More than 200 million girls and women alive today have undergone female genital mutilation, or cutting (FGM/C). FGM/C refers to cutting and other procedures that injure the female genital organs for non-medical reasons.
FGM/C exists as a cultural practice that is carried out with disturbing regularity. The average age of victims ranges from less than five years to 18 years, but the practice may vary drastically among communities – from the severity of the cutting, to where FGM/C is performed (in a home, medical office, or hut), to why it is performed (for marriageability, religion, or misconceptions about health). The common thread among practicing communities is that it is cultural, passed down through the generations and part of the community identity.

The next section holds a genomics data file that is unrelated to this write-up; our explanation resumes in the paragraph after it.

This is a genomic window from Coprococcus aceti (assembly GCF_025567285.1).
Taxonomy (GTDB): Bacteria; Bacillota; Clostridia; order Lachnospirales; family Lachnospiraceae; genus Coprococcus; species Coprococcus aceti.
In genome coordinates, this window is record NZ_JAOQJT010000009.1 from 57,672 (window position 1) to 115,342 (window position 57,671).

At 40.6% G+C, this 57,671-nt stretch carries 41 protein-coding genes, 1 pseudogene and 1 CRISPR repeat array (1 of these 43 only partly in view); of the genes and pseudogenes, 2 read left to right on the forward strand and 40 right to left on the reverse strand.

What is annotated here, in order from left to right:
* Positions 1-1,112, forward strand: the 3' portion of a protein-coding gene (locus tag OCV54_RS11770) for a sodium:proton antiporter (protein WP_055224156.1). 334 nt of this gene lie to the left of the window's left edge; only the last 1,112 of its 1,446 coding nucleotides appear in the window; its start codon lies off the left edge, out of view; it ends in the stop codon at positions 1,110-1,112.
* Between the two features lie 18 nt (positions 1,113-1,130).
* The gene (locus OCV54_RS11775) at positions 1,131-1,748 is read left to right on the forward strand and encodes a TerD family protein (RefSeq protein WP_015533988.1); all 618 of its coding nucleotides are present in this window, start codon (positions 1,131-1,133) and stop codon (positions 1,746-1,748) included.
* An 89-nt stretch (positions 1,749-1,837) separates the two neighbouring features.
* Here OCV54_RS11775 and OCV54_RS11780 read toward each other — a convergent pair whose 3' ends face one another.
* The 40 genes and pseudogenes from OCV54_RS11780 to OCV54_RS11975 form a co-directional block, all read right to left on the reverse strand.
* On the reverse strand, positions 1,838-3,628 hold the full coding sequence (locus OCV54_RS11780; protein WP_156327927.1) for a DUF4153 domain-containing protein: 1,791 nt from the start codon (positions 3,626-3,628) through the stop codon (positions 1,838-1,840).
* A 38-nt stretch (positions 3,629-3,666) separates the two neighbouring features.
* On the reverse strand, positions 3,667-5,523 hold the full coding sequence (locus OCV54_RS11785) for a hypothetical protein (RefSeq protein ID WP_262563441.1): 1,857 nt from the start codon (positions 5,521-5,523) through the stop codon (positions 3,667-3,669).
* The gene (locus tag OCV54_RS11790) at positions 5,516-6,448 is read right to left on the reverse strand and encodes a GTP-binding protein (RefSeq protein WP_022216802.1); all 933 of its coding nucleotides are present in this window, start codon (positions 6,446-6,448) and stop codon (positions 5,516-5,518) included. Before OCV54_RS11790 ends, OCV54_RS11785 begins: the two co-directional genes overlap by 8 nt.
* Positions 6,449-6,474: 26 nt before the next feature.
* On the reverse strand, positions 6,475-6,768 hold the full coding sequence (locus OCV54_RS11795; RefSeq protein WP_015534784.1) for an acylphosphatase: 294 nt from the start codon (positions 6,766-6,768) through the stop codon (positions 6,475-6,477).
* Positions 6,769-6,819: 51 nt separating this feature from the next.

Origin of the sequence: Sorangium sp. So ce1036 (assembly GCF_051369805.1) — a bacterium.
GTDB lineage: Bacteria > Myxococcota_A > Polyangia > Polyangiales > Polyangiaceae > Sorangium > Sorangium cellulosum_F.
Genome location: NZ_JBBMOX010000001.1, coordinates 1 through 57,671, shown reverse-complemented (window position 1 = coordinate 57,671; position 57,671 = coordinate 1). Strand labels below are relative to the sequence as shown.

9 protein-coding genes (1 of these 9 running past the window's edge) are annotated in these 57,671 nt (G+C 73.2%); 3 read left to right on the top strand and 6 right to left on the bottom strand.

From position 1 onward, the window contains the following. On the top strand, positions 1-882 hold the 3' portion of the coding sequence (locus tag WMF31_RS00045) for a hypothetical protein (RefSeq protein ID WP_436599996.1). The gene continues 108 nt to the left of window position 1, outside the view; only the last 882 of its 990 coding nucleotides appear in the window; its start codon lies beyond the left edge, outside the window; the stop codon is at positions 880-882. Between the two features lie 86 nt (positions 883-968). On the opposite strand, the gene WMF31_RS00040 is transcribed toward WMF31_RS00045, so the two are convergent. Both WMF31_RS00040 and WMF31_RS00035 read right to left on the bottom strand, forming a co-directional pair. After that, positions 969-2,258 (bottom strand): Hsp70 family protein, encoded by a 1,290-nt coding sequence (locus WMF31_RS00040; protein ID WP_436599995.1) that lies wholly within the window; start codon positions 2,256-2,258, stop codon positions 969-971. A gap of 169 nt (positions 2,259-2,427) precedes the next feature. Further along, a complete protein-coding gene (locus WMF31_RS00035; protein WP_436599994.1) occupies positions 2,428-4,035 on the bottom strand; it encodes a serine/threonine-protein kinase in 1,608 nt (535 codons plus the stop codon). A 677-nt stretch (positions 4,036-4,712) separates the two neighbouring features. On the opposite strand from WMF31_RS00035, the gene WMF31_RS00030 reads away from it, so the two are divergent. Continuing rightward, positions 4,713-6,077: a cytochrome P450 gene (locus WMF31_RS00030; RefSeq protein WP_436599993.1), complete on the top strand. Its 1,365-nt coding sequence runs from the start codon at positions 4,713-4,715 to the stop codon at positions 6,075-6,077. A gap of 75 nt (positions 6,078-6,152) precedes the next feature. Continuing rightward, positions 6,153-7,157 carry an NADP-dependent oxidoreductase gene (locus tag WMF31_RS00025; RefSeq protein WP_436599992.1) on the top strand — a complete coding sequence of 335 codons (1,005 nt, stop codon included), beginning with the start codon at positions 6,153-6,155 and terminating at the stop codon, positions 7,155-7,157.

Unfortunately, parents or other family members are often involved, although many female family members may be victims themselves.
While primarily concentrated in north, west, and central Africa, as well as parts of the Middle East and Asia, FGM/C also occurs in the United States. The Centers for Disease Control estimates that approximately 500,000 women and girls in the United States are either victims of FGM/C, or are at risk of being subjected to it.